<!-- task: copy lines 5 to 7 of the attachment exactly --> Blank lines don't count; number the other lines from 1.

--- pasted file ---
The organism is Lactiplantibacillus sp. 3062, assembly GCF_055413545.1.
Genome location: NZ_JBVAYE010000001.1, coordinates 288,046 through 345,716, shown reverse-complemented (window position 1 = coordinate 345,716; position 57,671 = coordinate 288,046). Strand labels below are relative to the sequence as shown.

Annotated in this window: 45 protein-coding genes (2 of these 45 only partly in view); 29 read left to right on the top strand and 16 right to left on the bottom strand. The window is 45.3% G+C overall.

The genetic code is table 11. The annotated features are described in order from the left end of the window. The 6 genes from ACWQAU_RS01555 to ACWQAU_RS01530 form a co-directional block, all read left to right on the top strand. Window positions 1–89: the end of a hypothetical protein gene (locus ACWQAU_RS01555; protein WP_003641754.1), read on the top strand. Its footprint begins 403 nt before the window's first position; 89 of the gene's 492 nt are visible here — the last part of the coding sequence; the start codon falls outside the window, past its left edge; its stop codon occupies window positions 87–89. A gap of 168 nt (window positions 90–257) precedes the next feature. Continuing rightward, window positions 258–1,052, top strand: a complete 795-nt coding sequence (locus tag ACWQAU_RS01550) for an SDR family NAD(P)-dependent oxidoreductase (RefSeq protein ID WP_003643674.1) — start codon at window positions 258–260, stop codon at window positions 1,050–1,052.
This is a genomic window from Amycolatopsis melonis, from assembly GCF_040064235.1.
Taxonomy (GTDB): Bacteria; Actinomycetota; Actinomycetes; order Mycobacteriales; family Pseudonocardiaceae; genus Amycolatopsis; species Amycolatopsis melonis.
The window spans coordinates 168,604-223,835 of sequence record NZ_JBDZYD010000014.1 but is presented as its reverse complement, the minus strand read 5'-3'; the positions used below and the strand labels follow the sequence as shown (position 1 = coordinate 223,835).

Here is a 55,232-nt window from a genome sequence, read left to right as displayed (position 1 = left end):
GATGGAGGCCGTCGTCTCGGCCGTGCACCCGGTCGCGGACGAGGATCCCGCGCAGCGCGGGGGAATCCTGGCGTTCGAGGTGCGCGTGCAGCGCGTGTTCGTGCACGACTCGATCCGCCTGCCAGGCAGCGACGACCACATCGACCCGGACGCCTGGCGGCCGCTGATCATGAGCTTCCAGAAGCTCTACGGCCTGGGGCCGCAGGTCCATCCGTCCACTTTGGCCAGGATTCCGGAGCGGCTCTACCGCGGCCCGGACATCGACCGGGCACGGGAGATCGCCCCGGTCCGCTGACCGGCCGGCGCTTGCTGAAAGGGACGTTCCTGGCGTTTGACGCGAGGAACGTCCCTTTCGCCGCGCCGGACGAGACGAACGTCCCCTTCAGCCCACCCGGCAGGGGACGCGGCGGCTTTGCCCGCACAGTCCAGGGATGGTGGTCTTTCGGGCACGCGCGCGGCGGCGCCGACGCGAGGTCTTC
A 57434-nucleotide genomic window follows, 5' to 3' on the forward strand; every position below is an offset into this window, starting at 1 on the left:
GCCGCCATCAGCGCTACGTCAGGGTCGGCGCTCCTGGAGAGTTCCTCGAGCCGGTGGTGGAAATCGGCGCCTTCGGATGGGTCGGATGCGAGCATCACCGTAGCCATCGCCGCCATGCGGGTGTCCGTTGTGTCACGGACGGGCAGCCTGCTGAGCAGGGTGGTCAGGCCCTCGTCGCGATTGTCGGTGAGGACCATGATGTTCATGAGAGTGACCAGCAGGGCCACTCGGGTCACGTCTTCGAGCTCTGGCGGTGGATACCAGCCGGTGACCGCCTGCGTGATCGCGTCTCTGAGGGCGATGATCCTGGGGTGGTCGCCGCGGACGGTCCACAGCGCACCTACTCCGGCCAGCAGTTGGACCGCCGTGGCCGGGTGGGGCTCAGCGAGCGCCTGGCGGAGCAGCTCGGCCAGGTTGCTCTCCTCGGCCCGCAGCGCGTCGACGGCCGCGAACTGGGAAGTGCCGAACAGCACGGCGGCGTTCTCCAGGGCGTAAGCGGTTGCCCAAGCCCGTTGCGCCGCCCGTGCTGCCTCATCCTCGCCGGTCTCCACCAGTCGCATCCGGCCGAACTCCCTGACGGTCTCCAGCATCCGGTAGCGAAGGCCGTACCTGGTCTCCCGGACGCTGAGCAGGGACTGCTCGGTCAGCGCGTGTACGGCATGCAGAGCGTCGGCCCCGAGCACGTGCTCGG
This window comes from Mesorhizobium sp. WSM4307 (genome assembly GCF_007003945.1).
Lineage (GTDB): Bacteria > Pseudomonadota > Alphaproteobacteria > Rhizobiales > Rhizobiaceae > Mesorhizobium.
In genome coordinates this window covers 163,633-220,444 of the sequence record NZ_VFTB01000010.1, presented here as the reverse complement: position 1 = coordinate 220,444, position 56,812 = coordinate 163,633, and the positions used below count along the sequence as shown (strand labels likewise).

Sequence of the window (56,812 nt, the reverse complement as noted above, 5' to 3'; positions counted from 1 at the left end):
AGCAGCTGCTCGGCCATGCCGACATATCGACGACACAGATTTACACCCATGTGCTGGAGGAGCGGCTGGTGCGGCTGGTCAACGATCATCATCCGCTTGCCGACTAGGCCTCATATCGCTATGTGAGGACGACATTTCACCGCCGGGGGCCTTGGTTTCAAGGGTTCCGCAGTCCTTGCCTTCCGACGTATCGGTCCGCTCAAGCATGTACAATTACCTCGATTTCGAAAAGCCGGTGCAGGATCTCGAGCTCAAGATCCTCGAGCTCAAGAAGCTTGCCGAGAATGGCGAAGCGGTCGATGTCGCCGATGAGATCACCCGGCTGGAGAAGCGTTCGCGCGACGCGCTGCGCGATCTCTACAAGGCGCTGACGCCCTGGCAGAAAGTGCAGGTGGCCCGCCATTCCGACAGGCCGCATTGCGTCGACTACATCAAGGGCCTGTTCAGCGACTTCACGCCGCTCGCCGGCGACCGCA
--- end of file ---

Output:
This is a genomic window from Amycolatopsis melonis, from assembly GCF_040064235.1.
Taxonomy (GTDB): Bacteria; Actinomycetota; Actinomycetes; order Mycobacteriales; family Pseudonocardiaceae; genus Amycolatopsis; species Amycolatopsis melonis.
The window spans coordinates 168,604-223,835 of sequence record NZ_JBDZYD010000014.1 but is presented as its reverse complement, the minus strand read 5'-3'; the positions used below and the strand labels follow the sequence as shown (position 1 = coordinate 223,835).